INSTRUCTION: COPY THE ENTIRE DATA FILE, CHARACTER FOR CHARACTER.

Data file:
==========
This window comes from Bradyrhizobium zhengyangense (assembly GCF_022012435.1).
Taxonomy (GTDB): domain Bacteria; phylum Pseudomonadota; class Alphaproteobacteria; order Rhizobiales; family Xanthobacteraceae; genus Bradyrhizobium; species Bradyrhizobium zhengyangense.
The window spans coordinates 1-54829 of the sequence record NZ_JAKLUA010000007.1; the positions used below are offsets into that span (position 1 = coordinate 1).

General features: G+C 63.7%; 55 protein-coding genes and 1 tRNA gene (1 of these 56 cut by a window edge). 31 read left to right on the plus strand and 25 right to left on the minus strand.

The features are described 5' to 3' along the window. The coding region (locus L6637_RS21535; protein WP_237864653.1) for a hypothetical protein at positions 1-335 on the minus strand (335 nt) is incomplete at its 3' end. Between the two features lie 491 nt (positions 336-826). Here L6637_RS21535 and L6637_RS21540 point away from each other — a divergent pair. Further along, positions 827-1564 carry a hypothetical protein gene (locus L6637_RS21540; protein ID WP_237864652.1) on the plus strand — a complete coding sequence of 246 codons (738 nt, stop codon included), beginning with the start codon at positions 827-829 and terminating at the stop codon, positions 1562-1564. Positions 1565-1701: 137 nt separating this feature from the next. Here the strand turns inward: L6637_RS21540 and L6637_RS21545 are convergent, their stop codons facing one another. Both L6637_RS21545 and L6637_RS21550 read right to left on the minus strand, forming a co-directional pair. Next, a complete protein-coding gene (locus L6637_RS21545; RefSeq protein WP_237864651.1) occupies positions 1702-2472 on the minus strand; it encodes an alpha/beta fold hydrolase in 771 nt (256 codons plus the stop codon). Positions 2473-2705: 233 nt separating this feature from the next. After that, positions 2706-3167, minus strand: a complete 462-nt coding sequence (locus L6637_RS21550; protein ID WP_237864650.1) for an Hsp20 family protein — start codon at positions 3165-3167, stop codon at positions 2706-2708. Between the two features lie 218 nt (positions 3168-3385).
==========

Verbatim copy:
This window comes from Bradyrhizobium zhengyangense (assembly GCF_022012435.1).
Taxonomy (GTDB): domain Bacteria; phylum Pseudomonadota; class Alphaproteobacteria; order Rhizobiales; family Xanthobacteraceae; genus Bradyrhizobium; species Bradyrhizobium zhengyangense.
The window spans coordinates 1-54829 of the sequence record NZ_JAKLUA010000007.1; the positions used below are offsets into that span (position 1 = coordinate 1).

General features: G+C 63.7%; 55 protein-coding genes and 1 tRNA gene (1 of these 56 cut by a window edge). 31 read left to right on the plus strand and 25 right to left on the minus strand.

The features are described 5' to 3' along the window. The coding region (locus L6637_RS21535; protein WP_237864653.1) for a hypothetical protein at positions 1-335 on the minus strand (335 nt) is incomplete at its 3' end. Between the two features lie 491 nt (positions 336-826). Here L6637_RS21535 and L6637_RS21540 point away from each other — a divergent pair. Further along, positions 827-1564 carry a hypothetical protein gene (locus L6637_RS21540; protein ID WP_237864652.1) on the plus strand — a complete coding sequence of 246 codons (738 nt, stop codon included), beginning with the start codon at positions 827-829 and terminating at the stop codon, positions 1562-1564. Positions 1565-1701: 137 nt separating this feature from the next. Here the strand turns inward: L6637_RS21540 and L6637_RS21545 are convergent, their stop codons facing one another. Both L6637_RS21545 and L6637_RS21550 read right to left on the minus strand, forming a co-directional pair. Next, a complete protein-coding gene (locus L6637_RS21545; RefSeq protein WP_237864651.1) occupies positions 1702-2472 on the minus strand; it encodes an alpha/beta fold hydrolase in 771 nt (256 codons plus the stop codon). Positions 2473-2705: 233 nt separating this feature from the next. After that, positions 2706-3167, minus strand: a complete 462-nt coding sequence (locus L6637_RS21550; protein ID WP_237864650.1) for an Hsp20 family protein — start codon at positions 3165-3167, stop codon at positions 2706-2708. Between the two features lie 218 nt (positions 3168-3385).